Tom Clyde: Farm-to-table
It’s hard to maintain even the pretense of productivity on days like this. And why bother? The hard freeze, however, did have me draining the center pivot irrigation system in the dark. It’s one thing to have a couple of sprinkler heads freeze and break, and quite another to split a pump worth several thousand dollars.
I enjoyed my bounteous harvest in the raspberry patch this week. OK, it wasn’t all that bounteous. There were four berries on one bush. But that’s four more than I got out of it last year. They grow wild (and sour) around my house in river cobble. But I’ve had a terrible time getting domestic berries to take hold. The bushes I planted this spring, after nursing them along in the house until mid-June, seem to have taken hold. So there’s great hope for next year — which is the farmer’s mantra.
The berries were big, sweet and juicy. When I discovered there really was fruit to harvest, the plan was to go out in the morning and pick them, dew fresh, then put them directly on the cereal for breakfast. The ultimate farm-to-table experience.
Instead, I ate them on the spot. Farm-to-gullet.
There was nothing wrong with eating them all at once. It’s the culmination of a three-year effort and dozens of transplanted and nursery-bought plants that died, fencing, sprinkler pipe, soil amendments and on and on. I figure I’m into each of those berries at least $100. Nobody ever said farm-to-table was cheap.
I just got back from a quick trip to Oregon, where farm-to-table is as ubiquitous as coffee shops and micro-breweries. The pear harvest was on, and Hood River is the pear capital of the world. Every meal had a pear in it somewhere. I don’t like pears. They seem like defective apples. So having a pear hidden in every meal was a little bit of a challenge.
They weren’t always hidden. Sometimes, the pear was the main attraction; a Hood River pear stuffed with some kind of free-range quinoa and artichoke, all assaulted with a blow torch until it was the color and texture of a Blizzak snow tire, then served with a lavender-infused carrot on a cauliflower crust. That was the pizza. You don’t want to hear what they did to a cheeseburger.
It is always interesting to visit other resort communities. Hood River is all about the Columbia River. The river is huge, and the parkland along the river bank is beautifully done and obviously treasured by the community. The kite boarders were out in the river, dodging barges of grain headed to the coast, and people were playing every sport imaginable on the grass. The town is nice. It’s less linear than Park City, more like Ketchum or Steamboat in terms of having multiple downtown streets and blocks. The cycling along the river is amazing. There is an old highway that was actually built more as a tourist attraction in the Model-T days than a real transportation route. It’s just playful with swooping curves and climbs to dramatic viewpoints. There are waterfalls all along the way for added appeal.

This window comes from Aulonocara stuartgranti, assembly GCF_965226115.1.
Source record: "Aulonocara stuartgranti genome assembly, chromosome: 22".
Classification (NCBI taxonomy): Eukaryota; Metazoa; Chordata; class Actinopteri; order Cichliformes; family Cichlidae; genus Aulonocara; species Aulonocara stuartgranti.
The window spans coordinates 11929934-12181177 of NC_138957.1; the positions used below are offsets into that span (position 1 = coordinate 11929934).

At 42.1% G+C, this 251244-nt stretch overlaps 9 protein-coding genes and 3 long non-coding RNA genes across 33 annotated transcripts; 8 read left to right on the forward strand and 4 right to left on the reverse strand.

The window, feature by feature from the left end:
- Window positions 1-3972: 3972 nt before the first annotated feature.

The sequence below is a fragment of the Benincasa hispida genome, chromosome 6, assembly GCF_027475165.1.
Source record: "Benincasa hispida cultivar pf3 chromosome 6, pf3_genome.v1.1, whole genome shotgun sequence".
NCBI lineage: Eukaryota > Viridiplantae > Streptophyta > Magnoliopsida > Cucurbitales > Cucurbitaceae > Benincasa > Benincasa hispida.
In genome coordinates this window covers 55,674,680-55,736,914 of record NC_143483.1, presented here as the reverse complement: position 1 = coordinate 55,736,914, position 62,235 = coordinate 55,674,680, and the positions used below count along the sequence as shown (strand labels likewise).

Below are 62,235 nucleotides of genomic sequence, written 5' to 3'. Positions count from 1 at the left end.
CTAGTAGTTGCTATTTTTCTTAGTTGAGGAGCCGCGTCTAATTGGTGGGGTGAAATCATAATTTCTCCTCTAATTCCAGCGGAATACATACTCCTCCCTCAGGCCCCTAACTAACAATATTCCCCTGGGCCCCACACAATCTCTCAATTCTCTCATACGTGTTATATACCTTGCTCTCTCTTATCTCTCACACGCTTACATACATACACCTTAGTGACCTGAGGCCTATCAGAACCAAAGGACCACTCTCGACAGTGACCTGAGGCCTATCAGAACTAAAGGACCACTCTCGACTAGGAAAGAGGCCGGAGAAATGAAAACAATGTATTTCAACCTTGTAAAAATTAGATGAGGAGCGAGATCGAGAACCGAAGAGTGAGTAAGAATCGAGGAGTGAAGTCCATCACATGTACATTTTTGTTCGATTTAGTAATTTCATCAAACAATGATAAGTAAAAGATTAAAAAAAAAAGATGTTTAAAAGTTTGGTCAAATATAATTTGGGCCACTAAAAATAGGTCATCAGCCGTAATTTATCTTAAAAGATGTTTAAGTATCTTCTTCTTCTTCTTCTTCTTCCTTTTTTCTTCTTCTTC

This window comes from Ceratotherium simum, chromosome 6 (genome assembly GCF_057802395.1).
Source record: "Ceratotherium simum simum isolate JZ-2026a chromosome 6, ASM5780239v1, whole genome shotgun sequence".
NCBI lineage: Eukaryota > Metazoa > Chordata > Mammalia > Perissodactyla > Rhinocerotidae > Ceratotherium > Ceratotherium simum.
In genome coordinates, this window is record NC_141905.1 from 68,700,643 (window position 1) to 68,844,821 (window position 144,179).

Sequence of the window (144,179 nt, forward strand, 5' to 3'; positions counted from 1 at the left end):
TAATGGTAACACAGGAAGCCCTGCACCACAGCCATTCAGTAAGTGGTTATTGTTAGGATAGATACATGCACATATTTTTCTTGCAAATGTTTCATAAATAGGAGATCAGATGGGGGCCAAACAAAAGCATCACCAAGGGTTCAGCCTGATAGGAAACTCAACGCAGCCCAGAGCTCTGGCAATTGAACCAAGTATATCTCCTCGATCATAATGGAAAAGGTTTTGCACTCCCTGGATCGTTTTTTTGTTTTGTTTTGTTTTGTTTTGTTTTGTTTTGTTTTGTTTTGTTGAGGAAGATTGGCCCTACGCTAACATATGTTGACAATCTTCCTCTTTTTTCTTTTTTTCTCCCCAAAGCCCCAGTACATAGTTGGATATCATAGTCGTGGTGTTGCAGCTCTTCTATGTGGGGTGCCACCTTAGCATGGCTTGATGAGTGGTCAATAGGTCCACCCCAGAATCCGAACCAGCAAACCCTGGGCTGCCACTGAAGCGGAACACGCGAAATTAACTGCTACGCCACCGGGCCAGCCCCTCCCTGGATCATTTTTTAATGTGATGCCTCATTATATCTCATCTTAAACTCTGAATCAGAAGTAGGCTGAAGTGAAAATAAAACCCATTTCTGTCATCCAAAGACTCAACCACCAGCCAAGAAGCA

Another day we rode out through the farm country (pear orchards) toward Mount Hood. It had been shrouded in smoke for weeks, but was clear as could be the day we rode there. Beautiful.
After a couple of days, we shuttled down to Bend. Bend has the Deschutes River as well as the mountains. It’s in the dry part of the state. The town was busy. Busy to the point of wondering how they could put more people in it, but still very appealing. They have had a big growth spurt. It’s now about 100,000 people, having added 25,000 in the last 10 years. We rode out of town through some of the newer neighborhoods. They are nicely done, and had a lot of appeal. As well they should, given the price tags.
It’s clear that both Hood River and Bend are dealing with the same problems we face here. They seem to have been able to maintain a higher proportion of what looked like locally owned, family businesses in the downtown than we have. There were actual barber shops on the main streets. They both also have their equivalent of Kimball Junction, with that “anywhere USA” look and mix, which our trip leaders managed to shield us from. We did, however, ride through a new support commercial area in the town of Sisters, where I saw proof that a Les Schwab tire store can be attractive. You got a case of pears with four new tires.
The problem of homelessness was huge. Every freeway cloverleaf was a tent camp. We’re not completely free of that issue, and maybe the cold climate limits it. But it was clear that there is no place for workers to live, and so there are no workers in the businesses. The problem is everywhere, but seems more extreme in resort communities with a higher proportion of service industry jobs and shocking housing costs. That third-world poverty on the edges of thriving, wealthy communities is disturbing. I wish I knew how to solve that one.
Tom Clyde practiced law in Park City for many years. He lives on a working ranch in Woodland and has been writing this column since 1986.
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